Based on the conclusions in Hughes's report, the trial court would have been well within its discretion to apply a minority discount to the value of Marc's interest in Cobane Farms, LLC. However, we cannot find that the evidence compelled that result. The trial court gave specific reasons for its decision excluding the discount in this case, and we conclude that those considerations were sufficient to weigh against the application of the discount to Marc's interest in Cobane Farms, LLC.

Most notably, the very late transfer of the Gravel Road property to the LLC has the effect of diminishing the marital interest in the property with no corresponding transfer of value to the marital estate. While Marc may not have intended to diminish the marital estate by effecting the transfer when he did, that was clearly the result. The application of an additional minority discount to Marc's interest in Cobane Farms, LLC would only serve to further diminish the value of the marital estate to Laurie's detriment. Under the circumstances, we cannot find that the evidence required the trial court to apply a minority discount to its valuation of Marc's interest in the LLC.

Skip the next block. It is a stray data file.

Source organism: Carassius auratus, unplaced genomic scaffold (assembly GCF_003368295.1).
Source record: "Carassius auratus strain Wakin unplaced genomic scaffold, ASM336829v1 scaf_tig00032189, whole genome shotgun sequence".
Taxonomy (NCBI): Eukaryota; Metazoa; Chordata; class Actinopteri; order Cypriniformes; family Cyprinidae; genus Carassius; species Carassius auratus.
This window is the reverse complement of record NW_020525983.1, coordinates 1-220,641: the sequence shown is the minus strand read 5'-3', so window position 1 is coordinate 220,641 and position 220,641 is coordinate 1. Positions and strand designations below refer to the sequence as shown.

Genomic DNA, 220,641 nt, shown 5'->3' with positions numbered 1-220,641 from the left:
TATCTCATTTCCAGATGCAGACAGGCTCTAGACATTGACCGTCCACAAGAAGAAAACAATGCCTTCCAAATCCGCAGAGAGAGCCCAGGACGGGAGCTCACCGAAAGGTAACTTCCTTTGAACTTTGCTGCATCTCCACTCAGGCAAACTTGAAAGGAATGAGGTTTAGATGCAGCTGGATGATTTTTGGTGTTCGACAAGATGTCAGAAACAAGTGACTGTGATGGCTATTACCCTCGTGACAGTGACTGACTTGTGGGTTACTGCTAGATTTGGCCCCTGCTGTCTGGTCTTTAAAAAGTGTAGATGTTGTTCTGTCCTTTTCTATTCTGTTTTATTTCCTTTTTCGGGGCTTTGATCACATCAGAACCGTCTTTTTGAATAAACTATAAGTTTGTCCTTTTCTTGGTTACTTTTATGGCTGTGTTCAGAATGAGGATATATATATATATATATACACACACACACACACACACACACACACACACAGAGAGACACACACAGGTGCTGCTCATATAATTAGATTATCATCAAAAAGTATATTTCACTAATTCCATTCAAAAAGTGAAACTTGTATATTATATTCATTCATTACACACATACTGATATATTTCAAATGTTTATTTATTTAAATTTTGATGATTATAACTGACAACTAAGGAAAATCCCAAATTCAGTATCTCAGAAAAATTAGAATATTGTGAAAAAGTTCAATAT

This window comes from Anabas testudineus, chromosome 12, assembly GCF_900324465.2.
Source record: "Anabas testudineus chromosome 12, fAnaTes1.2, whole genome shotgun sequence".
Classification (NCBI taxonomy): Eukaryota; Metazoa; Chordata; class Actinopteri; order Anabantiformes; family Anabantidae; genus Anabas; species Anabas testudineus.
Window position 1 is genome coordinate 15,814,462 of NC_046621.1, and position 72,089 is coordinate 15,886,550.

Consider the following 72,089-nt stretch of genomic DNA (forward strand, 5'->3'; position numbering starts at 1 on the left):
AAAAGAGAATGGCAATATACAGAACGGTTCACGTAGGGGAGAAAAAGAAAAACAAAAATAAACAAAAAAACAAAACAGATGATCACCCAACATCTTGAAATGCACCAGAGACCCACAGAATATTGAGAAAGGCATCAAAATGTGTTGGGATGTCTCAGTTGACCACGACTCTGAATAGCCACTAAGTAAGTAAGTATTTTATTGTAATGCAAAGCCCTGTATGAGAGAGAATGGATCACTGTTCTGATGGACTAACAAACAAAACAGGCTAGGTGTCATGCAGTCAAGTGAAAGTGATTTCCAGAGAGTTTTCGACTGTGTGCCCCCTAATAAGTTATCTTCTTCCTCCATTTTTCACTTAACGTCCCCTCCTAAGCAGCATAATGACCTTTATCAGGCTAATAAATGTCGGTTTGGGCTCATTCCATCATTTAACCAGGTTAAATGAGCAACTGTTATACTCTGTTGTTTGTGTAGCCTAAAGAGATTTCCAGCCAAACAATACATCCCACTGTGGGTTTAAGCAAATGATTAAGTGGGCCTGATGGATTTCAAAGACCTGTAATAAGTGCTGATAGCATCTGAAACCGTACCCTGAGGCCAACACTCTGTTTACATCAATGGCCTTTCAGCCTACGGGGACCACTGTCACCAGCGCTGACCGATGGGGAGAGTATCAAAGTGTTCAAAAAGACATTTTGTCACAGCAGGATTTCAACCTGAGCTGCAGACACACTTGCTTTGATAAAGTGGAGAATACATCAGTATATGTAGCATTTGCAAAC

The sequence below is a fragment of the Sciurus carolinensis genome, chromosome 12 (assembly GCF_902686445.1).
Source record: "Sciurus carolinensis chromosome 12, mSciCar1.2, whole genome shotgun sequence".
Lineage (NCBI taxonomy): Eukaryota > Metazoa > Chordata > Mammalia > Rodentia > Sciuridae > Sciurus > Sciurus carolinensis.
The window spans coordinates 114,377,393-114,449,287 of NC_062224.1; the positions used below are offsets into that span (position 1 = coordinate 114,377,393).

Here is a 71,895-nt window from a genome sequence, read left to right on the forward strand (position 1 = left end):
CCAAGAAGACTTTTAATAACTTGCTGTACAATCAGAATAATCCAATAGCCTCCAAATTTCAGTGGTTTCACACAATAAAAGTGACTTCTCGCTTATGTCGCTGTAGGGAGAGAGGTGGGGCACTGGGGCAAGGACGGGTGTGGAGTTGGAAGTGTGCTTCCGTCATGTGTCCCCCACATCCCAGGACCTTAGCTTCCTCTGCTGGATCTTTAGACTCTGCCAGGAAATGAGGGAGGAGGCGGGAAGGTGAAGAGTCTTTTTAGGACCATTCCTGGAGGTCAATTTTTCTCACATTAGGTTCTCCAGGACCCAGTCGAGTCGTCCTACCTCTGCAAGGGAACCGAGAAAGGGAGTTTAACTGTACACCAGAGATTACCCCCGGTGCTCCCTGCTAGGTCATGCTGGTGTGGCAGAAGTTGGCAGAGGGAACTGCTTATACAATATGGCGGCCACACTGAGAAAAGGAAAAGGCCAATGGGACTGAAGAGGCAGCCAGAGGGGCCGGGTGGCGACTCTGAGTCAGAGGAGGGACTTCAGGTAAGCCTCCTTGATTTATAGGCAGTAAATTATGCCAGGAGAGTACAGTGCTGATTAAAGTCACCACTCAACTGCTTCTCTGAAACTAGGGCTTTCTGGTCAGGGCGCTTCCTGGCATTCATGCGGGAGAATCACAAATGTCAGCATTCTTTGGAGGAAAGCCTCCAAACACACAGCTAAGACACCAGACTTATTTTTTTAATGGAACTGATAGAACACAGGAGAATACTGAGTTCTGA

B. Non-marital interest in Cobane Farms, LLC

Second, Marc claims a non-marital share in his interest in Cobane Farms, LLC. In particular, he claims to have traced the proceeds from the sale of the 62-acre tract in Washington County into the purchase of the Gravel Road property. Marc argues that he presented substantial evidence tracing that interest, and that the trial court erred by finding that he failed to meet his burden of proof on this issue.

In Maclean v. Middleton, 419 S.W.3d 755 (Ky. App. 2014), this Court addressed the concept of tracing, as well as the standard of proof for tracing a non-marital contribution to a marital asset.

The concept of “tracing” is not expressly created by statute, but it is strongly implied by the presumptions created in KRS[4] 403.190. As previously noted, all property acquired during the course of the marriage is presumed to be marital unless it can be shown to have originated in one of the excepted ways outlined in KRS 403.190(2). A party claiming that property acquired during the marriage is other than marital property bears the burden of proof. Essentially, the tracing requirement simply means that “[w]hen the original property claimed to be nonmarital is no longer owned, the nonmarital claimant must trace the previously owned property into a presently owned specific asset.” 15 Graham & Keller, Kentucky Practice, Domestic Relations Law, § 15.10 at 512 (2nd ed. 2000).